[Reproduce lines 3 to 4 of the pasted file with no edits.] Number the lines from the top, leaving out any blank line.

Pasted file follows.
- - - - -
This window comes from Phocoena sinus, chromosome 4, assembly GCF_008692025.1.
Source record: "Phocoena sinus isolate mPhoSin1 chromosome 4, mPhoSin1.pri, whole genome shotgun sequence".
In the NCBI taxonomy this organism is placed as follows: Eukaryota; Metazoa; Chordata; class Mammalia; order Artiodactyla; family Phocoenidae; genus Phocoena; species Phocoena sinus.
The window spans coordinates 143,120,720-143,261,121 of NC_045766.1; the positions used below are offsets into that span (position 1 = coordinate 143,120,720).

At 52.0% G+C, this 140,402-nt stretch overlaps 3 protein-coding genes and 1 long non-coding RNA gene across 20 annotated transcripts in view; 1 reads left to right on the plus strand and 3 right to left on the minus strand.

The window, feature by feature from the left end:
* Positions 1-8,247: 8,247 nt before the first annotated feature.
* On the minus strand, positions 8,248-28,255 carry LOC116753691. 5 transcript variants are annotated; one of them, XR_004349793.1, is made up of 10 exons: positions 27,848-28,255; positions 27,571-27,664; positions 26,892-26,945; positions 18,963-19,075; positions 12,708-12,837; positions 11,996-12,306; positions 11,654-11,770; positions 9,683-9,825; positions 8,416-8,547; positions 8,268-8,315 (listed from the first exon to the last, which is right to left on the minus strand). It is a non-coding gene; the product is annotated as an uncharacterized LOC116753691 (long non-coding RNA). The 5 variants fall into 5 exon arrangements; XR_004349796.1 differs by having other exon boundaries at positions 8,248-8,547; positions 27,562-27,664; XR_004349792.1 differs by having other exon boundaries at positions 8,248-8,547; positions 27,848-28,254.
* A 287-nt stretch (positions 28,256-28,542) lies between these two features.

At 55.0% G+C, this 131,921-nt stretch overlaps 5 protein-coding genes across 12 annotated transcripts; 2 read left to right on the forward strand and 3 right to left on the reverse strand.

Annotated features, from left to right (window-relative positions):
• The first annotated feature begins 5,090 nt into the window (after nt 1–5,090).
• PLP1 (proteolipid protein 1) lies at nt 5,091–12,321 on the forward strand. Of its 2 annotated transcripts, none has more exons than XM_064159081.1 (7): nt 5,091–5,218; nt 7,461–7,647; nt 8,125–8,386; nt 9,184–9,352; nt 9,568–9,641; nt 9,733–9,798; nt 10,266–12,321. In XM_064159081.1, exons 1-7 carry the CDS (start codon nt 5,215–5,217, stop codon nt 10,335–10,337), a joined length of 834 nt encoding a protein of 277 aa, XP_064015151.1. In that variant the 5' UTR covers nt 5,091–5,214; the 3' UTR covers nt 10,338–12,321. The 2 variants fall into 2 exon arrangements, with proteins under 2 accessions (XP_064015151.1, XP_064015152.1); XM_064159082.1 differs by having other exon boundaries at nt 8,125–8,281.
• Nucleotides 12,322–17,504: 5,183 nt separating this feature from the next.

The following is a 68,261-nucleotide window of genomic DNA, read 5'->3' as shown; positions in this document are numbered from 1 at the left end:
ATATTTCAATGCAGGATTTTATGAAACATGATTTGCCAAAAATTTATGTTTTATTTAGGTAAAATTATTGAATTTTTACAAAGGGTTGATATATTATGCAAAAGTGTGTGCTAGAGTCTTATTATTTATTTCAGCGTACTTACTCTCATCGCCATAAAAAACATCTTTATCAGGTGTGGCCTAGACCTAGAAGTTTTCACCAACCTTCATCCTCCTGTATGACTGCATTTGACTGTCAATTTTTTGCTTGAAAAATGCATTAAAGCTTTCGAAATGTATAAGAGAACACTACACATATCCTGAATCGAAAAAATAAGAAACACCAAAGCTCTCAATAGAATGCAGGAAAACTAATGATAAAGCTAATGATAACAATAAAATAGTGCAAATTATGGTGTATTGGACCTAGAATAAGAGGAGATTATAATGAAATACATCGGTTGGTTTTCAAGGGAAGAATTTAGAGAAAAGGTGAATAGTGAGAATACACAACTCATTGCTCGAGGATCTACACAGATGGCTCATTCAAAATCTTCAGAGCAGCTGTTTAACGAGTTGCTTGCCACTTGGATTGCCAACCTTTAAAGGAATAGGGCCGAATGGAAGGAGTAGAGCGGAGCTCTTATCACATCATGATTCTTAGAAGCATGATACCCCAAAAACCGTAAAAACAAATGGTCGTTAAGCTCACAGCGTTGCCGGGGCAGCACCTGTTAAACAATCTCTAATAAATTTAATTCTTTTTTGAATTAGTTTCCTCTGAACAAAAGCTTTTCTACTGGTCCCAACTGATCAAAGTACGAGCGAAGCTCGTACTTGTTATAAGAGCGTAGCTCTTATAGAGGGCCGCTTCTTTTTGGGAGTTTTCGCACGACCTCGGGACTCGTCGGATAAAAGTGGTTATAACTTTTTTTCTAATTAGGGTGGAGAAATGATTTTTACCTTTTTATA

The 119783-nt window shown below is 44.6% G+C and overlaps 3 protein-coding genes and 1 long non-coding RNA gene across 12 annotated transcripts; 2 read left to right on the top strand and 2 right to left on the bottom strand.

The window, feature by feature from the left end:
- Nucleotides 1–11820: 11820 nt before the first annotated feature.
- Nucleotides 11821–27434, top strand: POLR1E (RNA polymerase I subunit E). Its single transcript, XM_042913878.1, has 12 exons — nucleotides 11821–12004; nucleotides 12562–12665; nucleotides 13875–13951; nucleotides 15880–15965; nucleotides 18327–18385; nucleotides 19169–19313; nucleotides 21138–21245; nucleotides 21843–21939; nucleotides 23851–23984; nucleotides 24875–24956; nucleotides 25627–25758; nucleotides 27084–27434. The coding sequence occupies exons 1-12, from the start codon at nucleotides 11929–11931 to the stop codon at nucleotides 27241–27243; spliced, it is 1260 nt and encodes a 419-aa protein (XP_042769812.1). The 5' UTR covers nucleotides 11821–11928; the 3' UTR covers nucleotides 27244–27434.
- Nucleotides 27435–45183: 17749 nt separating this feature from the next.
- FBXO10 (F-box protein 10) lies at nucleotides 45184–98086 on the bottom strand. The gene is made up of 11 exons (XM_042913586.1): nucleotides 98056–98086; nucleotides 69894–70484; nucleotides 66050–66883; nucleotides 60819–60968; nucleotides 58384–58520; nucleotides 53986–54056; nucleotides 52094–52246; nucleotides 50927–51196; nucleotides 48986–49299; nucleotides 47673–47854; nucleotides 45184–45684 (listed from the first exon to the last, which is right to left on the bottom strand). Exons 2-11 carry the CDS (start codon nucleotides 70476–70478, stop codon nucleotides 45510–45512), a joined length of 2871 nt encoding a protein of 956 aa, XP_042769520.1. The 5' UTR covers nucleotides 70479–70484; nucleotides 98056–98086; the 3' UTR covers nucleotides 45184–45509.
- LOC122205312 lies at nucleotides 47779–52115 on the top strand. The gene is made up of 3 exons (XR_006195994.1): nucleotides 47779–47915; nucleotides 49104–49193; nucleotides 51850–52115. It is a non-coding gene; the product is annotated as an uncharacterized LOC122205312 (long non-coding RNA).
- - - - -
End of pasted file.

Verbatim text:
In the NCBI taxonomy this organism is placed as follows: Eukaryota; Metazoa; Chordata; class Mammalia; order Artiodactyla; family Phocoenidae; genus Phocoena; species Phocoena sinus.
The window spans coordinates 143,120,720-143,261,121 of NC_045766.1; the positions used below are offsets into that span (position 1 = coordinate 143,120,720).